Jen: Besides writing for many outstanding publications, such as The New York Times, The San Francisco Chronicle, and Marie Claire, your current claim to fame has been your award-winning novels for Young Adults. For those readers unfamiliar with your work, please give us a brief overview of your writing career.

Melissa: I published my first novel, CAT’S MEOW, in 2001, and then I co-wrote two non-fiction books with a friend, HOW TO BECOME FAMOUS IN TWO WEEKS OR LESS, and THE FASHIONISTA FILES. My first YA novel, THE AU PAIRS, was published in 2004. Blue Bloods, about a group of young New York teens who discover they are vampires, was published in 2006, and it’s the series that took off and ‘broke out’ as they say in publishing.

Jen: Having established yourself as a mainstay in the teen market, what was the driving force behind your entering the adult market?

Melissa: I was on book tour a few years ago and I noticed that many of the people in the audience were adults-the “Twilight mom” fanbase, and that my readers were growing up – they were in their 20s, in college, or out of school and working. I thought, hey, maybe I can do something for that age group-it would be fun to write a paranormal story that wasn’t set in high school.

Jen: In terms of nuts and bolts, please share with us your writing process. Do you outline first and plot? Or, do you just allow the story to take on a life of its own?

Melissa: Both. You can’t plan everything. Writing is part planning and part discovery. I plot and I outline, but then as I write the story, it has to gel, and make sense, sometimes it does and I feel so lucky, sometimes it doesn’t and I have to go back to the drawing board.
Jen: And besides the obvious subject matter, how does writing for an adult market differ from writing for teens?

Melissa: I think the main difference is in an adult novel you can linger a little more on the environment and the setting a little more, whereas in a YA novel you’ve got to keep things moving so that your readers don’t get bored. I think adults are maybe more tolerant, although with the popularity of YA for adults, it looks like everyone likes a fast-paced story. But there’s really not that much difference, it’s still storytelling, and to say that it’s different-that’s just a marketing issue.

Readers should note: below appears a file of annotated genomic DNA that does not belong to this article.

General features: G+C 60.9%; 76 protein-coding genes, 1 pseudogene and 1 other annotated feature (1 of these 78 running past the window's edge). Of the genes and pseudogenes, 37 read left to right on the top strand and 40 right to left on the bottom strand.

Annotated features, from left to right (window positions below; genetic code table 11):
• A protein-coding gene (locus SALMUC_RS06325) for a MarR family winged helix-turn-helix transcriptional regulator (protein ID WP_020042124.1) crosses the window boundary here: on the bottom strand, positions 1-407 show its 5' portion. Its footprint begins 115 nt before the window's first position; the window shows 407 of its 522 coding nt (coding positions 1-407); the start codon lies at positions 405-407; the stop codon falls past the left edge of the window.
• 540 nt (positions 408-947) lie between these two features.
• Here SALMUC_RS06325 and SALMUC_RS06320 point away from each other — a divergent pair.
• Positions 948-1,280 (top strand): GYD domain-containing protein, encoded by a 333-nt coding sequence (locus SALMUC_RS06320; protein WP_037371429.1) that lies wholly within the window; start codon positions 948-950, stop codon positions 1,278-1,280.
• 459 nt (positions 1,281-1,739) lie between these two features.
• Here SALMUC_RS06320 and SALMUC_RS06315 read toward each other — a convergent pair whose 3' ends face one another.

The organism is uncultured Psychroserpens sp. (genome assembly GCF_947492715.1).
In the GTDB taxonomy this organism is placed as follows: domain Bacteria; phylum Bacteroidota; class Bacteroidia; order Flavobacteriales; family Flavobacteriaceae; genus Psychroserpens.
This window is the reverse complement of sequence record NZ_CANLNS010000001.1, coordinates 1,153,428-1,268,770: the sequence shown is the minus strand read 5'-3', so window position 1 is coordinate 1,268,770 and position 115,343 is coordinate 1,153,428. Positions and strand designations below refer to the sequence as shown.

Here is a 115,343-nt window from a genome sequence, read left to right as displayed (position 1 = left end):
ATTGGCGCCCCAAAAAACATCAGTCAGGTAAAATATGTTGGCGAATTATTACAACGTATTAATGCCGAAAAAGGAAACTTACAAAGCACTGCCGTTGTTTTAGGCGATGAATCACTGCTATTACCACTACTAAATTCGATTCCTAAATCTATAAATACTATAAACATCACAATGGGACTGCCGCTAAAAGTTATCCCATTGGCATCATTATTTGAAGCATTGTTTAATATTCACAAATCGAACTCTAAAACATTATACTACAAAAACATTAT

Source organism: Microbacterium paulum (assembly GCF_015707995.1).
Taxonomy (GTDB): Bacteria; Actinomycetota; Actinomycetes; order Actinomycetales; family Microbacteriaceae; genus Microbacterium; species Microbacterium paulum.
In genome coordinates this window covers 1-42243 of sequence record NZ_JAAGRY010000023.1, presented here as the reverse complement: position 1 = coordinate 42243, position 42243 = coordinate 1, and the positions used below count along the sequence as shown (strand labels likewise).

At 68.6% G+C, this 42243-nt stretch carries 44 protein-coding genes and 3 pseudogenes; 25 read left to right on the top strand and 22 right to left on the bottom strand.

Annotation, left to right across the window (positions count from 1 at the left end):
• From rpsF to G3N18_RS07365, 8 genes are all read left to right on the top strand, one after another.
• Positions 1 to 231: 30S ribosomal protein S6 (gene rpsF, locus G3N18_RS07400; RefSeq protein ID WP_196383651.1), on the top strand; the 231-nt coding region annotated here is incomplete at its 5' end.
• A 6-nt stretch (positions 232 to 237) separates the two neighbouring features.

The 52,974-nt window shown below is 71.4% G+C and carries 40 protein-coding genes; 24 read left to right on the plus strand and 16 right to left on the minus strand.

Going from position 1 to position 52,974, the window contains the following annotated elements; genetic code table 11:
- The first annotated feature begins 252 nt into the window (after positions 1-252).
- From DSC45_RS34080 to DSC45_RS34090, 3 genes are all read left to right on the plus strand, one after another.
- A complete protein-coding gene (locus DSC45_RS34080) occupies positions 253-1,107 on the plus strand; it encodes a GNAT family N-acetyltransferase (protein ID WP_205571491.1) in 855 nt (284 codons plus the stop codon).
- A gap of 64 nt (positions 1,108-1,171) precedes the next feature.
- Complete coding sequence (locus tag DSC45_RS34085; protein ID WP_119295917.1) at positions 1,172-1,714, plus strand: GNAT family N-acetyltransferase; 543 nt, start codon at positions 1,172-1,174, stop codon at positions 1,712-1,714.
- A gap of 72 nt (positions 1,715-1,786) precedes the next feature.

Jen: Later this month, your debut adult novel WITCHES OF EAST END hits stores. How did you arrive at the premise?

Melissa: I had an idea to write about a family of women, I wanted to write about sisters, about having a complicated relationship with your mother, and once I realized it was very girl-centric, of course I thought, oh, they’re witches! I did some research on Gardiner Island, which is the oldest independently owned property in America – it was gifted to the family from the English crown. Pretty cool, right? The family hasn’t been able to maintain it (it’s four hundred years old) so that started the wheels spinning…

Jen: Your three main characters in this delightful, summer read are witches, a mother Joanna Beauchamp and her two daughters Freya and Ingrid. Each one has her own set of magic tricks, if you will, which have been banned from being used by the Council. Why then does Freya choose to test fate and start practicing witchcraft again?

Melissa: I think she just gets a bit bored and frustrated. You have this awesome power, and you can’t do anything with it? I was very much thinking of how restricted the lives of women used to be – they couldn’t vote, they weren’t supposed to work, etc. And not being able to use your magic is like being a frustrated 50s housewife.

Jen: Ingrid is a somewhat shy girl choosing to hideaway behind a desk as a librarian. Why does she lack the self-confidence which is so evident in her little sister?

Melissa: It’s a personality issue, Ingrid is much more reserved and not able to put herself “out there” and the restriction made her more timid, whereas it made Freya wilder. They reacted to it differently.

Jen: Being the matriarch of the family, Joann is in charge of keeping the girls in line; however, she seems to be a bit of a free-spirit herself. In what way is she a good role model for her girls?

Melissa: I think she is. Joanna is not your traditional mom, and neither was my mother. My mom wasn’t a typical stay at home mom. She was a vice-president at Bank of America, and did a lot of mothering by phone, by nannies, and by setting an example of being a strong, independent woman. I based a lot of Joanna on her, I think, in that Joanna is a bit flummoxed by her daughters, but loves them dearly. My mom had clear goals for us, and we adored her, she can’t bake a cookie to save her life, but she showed us a different path. Most of my friends’ moms stayed at home. They seemed so boring compared to my mom, who wore designer clothes, threw great parties, and wore high heels to work, where she was the boss.

Jen: The wealthy Bran Gardiner has swooped Freya right off of her feet. What makes him so irresistible to her?

Melissa: The main thing that draws Freya to Bran is that he’s kind, he’s a very gentle person, and I think kindness is the best quality in men (and women). It’s very attractive to be with someone who cares for you.

Jen: Let’s switch gears now and talk about your promotional plans. Do you participate in Author Phone Chats? And if so, how would my readers go about scheduling one?

Melissa: Right now my schedule does not allow me to do that, so sorry. I would love to in the future but with my deadlines and my four year old daughter demanding my time, it’s very difficult.

Jen: Please take us on a tour of your website highlighting points of interest.
Melissa: I keep a blog, which I update on promotional and sometimes personal whimsy.

Jen: In terms of social media, are you on FaceBook? Twitter? Do you blog regularly on any sites?